Norway message in a bottle find sparks family appeal
A Norwegian family is trying to trace a British woman who placed a message in a bottle in 1996.
The note written by the then 12-year-old Loretta Brooks from London was washed up off Rjaneset in April last year and found by a sister and brother.
Mia and Martin Rodal, now aged 10 and eight, spotted it while on a walk with their parents but their own postal response did not elicit a reply.
Despite turning to social media, they have been unable to locate Loretta.
"Finding a letter in a bottle is a kids' dream. It is like finding a secret treasure," said Mia and Martin's father Gunnar.
"The kids talked about treasure hunting by the sea, and finding a message that had drifted across the North Sea for 16 years was an exciting experience.
"But we have tried all options we could think of to find Loretta."
It is not known where the bottle containing the letter, dated 14 July 1996, started its journey but it could have potentially travelled more than 800 miles (1,300km) from the UK to Norway.
Mia and Martin, from Oslo, spotted the plastic bottle during an Easter holiday visit to their grandparents, who live on Norway's west coast.
"They were about four metres away but said they could see a message in a bottle," said Mr Rodal, a 42-year-old sales executive. "It was surrounded by slippery rocks so I took it out of the water for them."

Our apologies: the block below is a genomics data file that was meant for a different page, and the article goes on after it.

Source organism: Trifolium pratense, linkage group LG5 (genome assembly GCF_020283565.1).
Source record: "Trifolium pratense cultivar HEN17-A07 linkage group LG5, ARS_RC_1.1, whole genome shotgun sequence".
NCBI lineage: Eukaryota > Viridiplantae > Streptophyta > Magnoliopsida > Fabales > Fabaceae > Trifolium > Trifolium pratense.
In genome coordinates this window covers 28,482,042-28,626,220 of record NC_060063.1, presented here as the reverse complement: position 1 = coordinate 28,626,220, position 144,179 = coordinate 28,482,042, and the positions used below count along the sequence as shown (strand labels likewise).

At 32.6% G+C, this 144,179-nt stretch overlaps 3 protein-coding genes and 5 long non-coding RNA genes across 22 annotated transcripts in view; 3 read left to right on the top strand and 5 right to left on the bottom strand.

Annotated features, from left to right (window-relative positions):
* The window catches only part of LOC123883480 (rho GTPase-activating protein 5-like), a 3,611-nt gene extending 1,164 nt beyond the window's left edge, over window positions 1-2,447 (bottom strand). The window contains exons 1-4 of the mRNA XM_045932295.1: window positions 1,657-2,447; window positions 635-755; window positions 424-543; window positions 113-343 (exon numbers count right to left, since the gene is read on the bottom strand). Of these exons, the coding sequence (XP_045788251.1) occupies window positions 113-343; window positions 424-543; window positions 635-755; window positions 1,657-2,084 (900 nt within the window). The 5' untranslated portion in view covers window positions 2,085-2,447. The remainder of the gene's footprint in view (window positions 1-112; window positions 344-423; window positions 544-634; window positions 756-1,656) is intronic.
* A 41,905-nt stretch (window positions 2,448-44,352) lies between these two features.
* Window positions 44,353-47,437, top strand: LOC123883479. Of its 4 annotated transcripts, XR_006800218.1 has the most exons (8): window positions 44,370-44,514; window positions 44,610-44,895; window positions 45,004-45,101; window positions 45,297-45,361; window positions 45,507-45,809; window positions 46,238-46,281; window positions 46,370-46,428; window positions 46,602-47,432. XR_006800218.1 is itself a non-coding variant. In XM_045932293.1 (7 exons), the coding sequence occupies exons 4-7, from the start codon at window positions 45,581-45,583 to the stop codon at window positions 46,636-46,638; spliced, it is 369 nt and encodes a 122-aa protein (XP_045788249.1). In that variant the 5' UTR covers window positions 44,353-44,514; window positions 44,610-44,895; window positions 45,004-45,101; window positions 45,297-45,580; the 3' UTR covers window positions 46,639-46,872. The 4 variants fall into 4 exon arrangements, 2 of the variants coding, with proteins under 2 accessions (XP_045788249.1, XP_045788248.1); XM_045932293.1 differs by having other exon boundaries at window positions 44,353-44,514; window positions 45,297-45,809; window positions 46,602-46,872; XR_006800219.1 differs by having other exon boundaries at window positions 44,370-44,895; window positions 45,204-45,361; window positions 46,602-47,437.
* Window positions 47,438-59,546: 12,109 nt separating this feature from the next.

In the brief letter, Loretta described herself as a "girl from England".
"I don't know who you are but anyway... What is your name? Send me a letter," she wrote.
Mr Rodal said: "Mia was fascinated by the thought of a 12-year-old girl that she maybe could be friends with. It took a little bit of time to understand that she would not be 12 anymore."
But Loretta did not give her full address on the letter, only including what appears to be an incomplete postcode.
She wrote her address as either London E 436, or London E 43G, England, suggesting she lived in the east of the capital.
Despite the lack of details, the family decided to send a response, together with a photocopy of Loretta's letter and the original bottle.
"I added my own address and an explanation on the envelope but we didn't hear anything," said Mr Rodal.
He said: "Of course there is every chance that Loretta had moved and maybe changed her name. But we have tried to find her using Facebook, Linkedin and other online options."
More than a year later, Mr Rodal said he was inspired again to try to trace Loretta after reading a newspaper story this month about a letter dropped into the sea in Cornwall in September 1994.
That letter was found by a remote beach near the town of Hauge in Norway and traced to its sender Lucy Elliot, who is now 31, and living in Northamptonshire.
There have been suggestions that several mistakes in Loretta's letter - use of the word "on" instead of "in", for example - indicate it may have actually been written by a Norwegian child.
Mr Rodal said he "could not rule out the option", but the family was inspired to focus their efforts further afield because "the look and the wear of the bottle, and how fragile the paper was, did not give us any reason to believe it hadn't spent 16 years at sea".